As Unitarian Universalists, we proclaim that we are all love’s people, held by a love that will not let us go. As love’s people, we welcome, affirm, and protect the light in each human heart; we listen deeply to where love is calling us next in our lives; and we act for justice in the world. These are our essential spiritual practices as we give, receive, and grow together.
These practices are designed to help us live in the intersection of spiritual growth and social justice ministry. As various mentors have taught me, there is a vital dance between spiritual growth and justice work. They shape and inform one another. Nearly all spiritual leaders and traditions agree: our justice work is more effective when we are grounded spiritually, and we grow spiritually as we engage in justice work.
As I look at a few upcoming church events, I am proud of the work we are doing to provide regular opportunities to live in this intersection:
- On Saturday, Oct. 3, we begin our fourth 24-hour “Racial Justice” training with Dr. Heather Hackman. More than 30 people have signed up, including a number of youth! These trainings help equip us to act on our deepest values of faith and to see more clearly the dynamics of race, racism, and whiteness, as we work for racial justice.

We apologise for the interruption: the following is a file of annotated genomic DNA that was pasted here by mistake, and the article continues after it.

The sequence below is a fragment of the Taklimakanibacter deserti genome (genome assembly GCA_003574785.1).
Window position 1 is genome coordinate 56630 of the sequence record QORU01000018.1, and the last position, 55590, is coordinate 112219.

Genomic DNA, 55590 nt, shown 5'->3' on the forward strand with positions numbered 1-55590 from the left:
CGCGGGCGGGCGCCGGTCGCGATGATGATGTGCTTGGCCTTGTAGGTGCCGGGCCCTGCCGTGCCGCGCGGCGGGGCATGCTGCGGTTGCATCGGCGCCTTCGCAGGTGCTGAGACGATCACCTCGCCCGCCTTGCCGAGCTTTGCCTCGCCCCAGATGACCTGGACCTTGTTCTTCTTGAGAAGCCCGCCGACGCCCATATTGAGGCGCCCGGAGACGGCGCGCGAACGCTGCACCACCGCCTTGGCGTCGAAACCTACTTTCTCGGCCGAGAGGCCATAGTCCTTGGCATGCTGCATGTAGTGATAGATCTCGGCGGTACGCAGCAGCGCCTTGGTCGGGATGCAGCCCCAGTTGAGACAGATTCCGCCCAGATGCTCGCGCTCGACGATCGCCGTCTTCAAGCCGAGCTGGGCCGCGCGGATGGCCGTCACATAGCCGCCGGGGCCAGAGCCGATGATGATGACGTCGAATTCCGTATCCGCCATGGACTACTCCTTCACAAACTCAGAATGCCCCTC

- On Wednesday, Oct. 7, First Universalist will host a Community Conversation about Mde/Bde Maka Ska (currently called Lake Calhoun), in an effort to connect with the spirit of the lake, through deep listening and conversations with our many neighbors.
- On Sunday, Oct. 11, we’re holding our first ever “Sabbath Sunday,” a day of rest, renewal, spiritual practice, music, food and fellowship – a feast day for the spirit, if you will.
As we move into the fall, may you find ways to nurture your spirit and help heal our world.
I’ll see you in church,
Read the full issue of this week’s Weekly Liberal.